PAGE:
Wall Street investment bank Merrill Lynch said Wednesday it would take $7.9 billion in write-down charges on collateralized debt obligations and subprime mortgages, significantly more than the $4.5 billion the company forecast during its pre-earnings release on Oct. 5 (full story). "In light of difficult credit markets and additional analysis by management during our quarter-end closing process, we re-examined our remaining CDO positions with more conservative assumptions. The result is a larger write-down of these assets than initially anticipated," CEO Stan O'Neal said (full earnings call transcript later today). Q3 2007 total net revenue of $577 million plunged 94% from $9.8 billion in the prior-year period and from $9.7 billion last quarter. Net loss from continuing operations was $2.3 billion ($2.85/share), after net earnings of $2.22/share last quarter and $3.14/share in the year-ago Q3. Analysts surveyed by Reuters were expecting a net loss of $0.45/share on revenue of $2.86 billion. "This is a bloodbath for certain," Johnson Family Funds analyst Bill Fitzpatrick said. "It speaks very poorly to Merrill's risk management practices. Clearly, heads are going to roll... Merrill has lost credibility in its write-down projections. My gut feeling is that they tried to kitchen-sink the losses in the third quarter, so future write-downs will be smaller." Merrill's Global Wealth Management unit was a bright spot, generating Q3 revenue of $3.5 billion, up 29%. "With the other business lines, you're looking at some good numbers," Deutsche Bank's Owen Fitzpatrick said. Shares are down 3.4% to $64.88 in pre-market trading.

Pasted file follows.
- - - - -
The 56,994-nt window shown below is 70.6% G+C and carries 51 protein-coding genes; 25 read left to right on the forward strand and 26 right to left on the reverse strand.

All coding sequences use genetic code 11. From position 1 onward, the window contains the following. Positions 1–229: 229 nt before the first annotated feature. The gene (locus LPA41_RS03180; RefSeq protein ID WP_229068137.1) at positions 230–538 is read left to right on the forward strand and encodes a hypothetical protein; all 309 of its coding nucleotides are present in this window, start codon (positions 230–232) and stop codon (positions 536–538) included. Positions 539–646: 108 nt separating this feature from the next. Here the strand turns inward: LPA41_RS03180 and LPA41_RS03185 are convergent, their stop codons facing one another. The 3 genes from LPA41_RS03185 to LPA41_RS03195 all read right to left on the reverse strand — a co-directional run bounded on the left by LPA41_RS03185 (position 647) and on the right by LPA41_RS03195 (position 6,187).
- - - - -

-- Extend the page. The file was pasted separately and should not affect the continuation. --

Commentary: Investment Banks: Not Dead Yet • Goldman Analyst Slashes Targets for Merrill • Global Rescue Fund Seeks Participants - WSJ
Stocks to watch: MER. Competitors: GS, MS, JPM, BSC, LEH. ETFs: IAI, KCE
Earnings call transcript: Merrill Lynch Q2 2007
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